Here’s a rather disturbing ruling. In Arizona, a judge has ruled that a woman cannot run for city council because she doesn’t speak English well enough, even though about 84% of that city’s residents speak Spanish and she could have a translator help her with what she doesn’t understand.
The woman does speak some English, she just doesn’t speak it well enough for the judge. It’s not clear whether this was a state judge or a federal judge, but apparently the federal law that made Arizona a state contains this language:
“The ability to read, write, speak, and understand the English language sufficiently well to conduct the duties of the office without aid of an interpreter shall be a necessary qualification for all state officers and members of the state legislature.”
But this is a local officer, not a state officer. The law may still apply if cities are viewed legally as divisions of the state.
When Alejandrina Cabrera speaks English, it doesn’t quite roll off of her tongue the way it does when she speaks in her native Spanish.
Instead of the confident, strong way she speaks in Spanish to the residents of San Luis, Arizona, she speaks a bit more slowly, and perhaps with a bit less conviction, when she switches to English. That’s something she admits, but she says that she can communicate at the level she needs to in English, given where she lives.
In San Luis, 87% of residents speak a language other than English in their home and 98.7% are of Hispanic origin, according to 2010 U.S. Census data. After all, most of the people there, by all accounts, will speak in English and in Spanish. In the comfort of communal settings, they’ll speak the way they’re most comfortable.
“You go to a market, it’s Spanish,” Cabrera told The New York Times. “You go to a doctor, it’s Spanish. When you pay the bills for the lights or water, it’s Spanish.” …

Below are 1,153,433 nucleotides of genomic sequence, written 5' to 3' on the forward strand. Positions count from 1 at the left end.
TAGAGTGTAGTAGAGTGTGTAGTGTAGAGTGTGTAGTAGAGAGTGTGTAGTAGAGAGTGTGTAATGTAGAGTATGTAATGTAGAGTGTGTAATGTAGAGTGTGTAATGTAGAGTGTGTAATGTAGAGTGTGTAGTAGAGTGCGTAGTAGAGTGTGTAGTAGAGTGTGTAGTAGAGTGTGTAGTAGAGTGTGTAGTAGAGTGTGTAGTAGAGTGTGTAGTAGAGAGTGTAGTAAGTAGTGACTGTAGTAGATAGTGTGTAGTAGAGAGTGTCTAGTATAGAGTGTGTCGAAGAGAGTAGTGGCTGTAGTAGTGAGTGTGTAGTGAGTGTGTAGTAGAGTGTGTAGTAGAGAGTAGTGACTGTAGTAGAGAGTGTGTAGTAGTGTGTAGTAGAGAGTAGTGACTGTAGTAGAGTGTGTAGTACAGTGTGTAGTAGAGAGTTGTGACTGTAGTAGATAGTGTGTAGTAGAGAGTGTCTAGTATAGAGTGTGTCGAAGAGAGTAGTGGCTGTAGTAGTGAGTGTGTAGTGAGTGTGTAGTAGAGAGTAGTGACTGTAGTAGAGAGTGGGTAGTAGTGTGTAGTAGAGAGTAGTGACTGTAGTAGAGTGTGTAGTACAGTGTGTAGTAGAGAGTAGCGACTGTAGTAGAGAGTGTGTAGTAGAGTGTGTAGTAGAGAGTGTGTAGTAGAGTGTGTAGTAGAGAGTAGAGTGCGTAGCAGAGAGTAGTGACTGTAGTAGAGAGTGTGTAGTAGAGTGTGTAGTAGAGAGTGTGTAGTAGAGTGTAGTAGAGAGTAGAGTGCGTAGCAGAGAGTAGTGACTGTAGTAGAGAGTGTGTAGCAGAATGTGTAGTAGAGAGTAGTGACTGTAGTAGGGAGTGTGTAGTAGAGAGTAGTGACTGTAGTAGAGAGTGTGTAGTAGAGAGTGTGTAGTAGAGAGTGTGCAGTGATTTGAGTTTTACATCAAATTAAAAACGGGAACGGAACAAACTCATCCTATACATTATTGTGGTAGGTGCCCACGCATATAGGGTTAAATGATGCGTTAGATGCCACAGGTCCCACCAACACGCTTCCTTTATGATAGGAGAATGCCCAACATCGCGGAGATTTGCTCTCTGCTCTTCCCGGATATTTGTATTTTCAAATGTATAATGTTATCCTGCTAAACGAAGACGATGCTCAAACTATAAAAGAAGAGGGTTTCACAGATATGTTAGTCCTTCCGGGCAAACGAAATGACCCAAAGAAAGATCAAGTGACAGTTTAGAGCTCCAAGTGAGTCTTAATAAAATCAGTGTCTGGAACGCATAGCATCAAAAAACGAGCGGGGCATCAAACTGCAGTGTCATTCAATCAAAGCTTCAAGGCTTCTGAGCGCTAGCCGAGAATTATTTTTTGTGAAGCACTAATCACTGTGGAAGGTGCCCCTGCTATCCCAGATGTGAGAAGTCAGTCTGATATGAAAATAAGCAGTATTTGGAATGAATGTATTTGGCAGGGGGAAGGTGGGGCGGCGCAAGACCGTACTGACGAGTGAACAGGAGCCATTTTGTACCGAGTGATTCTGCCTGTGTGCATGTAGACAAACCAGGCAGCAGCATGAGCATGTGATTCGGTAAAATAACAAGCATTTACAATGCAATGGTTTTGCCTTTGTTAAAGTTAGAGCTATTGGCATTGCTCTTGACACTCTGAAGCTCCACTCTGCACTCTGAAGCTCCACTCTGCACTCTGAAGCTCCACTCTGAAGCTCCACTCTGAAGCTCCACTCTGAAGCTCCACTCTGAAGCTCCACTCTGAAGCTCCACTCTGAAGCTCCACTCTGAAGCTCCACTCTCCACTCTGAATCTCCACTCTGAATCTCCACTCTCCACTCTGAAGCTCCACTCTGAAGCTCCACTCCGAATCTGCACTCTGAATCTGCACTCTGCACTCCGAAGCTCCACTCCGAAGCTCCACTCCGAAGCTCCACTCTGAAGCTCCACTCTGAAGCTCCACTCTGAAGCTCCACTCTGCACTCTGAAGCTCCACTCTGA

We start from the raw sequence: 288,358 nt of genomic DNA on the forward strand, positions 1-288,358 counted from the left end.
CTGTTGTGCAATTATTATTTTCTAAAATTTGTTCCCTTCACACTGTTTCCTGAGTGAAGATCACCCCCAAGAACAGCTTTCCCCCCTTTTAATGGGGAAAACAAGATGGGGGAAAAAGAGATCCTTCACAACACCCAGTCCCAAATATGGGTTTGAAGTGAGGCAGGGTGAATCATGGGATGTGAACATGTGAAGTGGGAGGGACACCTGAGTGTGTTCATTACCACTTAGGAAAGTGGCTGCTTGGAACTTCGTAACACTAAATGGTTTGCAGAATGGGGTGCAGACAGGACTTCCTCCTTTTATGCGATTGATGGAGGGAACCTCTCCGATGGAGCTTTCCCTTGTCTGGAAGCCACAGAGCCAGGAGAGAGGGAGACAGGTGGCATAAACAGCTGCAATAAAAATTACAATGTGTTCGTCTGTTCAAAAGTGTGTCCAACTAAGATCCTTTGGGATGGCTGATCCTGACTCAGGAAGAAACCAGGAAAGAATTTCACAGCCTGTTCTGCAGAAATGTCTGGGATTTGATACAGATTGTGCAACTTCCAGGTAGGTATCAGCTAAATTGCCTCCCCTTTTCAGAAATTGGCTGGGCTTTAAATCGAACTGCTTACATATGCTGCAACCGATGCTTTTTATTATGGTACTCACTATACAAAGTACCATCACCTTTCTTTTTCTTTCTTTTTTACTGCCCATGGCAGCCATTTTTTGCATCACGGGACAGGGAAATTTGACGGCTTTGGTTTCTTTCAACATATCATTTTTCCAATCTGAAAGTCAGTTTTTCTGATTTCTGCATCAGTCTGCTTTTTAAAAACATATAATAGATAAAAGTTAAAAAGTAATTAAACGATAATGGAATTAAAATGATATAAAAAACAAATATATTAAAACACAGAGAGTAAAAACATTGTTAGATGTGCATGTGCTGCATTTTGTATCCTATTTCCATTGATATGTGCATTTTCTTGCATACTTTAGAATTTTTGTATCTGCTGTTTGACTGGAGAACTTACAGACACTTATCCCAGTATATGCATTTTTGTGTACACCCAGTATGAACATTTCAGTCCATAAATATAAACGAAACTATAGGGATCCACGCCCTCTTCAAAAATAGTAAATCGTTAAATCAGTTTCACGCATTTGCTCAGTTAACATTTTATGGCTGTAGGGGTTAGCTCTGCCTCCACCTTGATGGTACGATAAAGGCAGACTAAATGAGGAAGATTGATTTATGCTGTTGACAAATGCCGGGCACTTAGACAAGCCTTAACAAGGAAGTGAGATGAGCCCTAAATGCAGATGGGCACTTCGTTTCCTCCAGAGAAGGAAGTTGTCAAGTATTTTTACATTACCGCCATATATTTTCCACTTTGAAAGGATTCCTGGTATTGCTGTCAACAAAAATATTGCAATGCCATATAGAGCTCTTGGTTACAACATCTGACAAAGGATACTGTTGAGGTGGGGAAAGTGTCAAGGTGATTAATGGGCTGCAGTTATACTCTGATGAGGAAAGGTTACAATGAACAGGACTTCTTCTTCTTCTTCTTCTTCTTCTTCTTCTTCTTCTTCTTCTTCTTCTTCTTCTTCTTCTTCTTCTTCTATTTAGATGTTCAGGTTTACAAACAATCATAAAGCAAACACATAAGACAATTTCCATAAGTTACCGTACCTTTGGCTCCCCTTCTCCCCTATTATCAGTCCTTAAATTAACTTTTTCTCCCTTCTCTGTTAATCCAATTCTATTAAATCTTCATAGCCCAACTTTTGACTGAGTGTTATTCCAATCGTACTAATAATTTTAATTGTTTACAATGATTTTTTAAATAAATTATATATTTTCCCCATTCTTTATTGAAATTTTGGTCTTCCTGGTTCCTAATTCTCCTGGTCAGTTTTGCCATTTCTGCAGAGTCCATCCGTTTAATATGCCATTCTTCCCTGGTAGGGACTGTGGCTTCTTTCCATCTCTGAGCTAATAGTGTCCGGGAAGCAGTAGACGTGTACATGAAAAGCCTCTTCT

But Cabrera’s lawyers argued in court that her disqualification was truly unfair and may be unconstitutional, seeing as there is not an actual standard for a specific level of proficiency for a council candidate.
It also leaves open many questions about the democratic process, among them: How far can you take the issue of proficiency? Would there be a problem if someone just had too thick of an accent for people to understand? Does it matter if a candidate can speak expertly with most of her constituents, who also may share a similar grasp of a language? And should it be a decision made by the courts, or should the voters be able to choose an elected official who appeals to them most, or choose to vote against her if they feel she can’t grasp the language well enough? Should there be a test to determine English language proficiency? Does it matter if most documents and laws in the area are also provided in Spanish for residents to be able to understand?
I hope this ruling is appealed. There are some interesting issues here. But it seems to me that the voters should get to decide whether she speaks good enough English for them. The fact that there is no standard for proficiency does offer a strong constitutional argument. And all of this is purely political. It was the current mayor, a man she has worked to remove from office, who filed the original lawsuit trying to keep her off the ballot. And it’s worked, so far.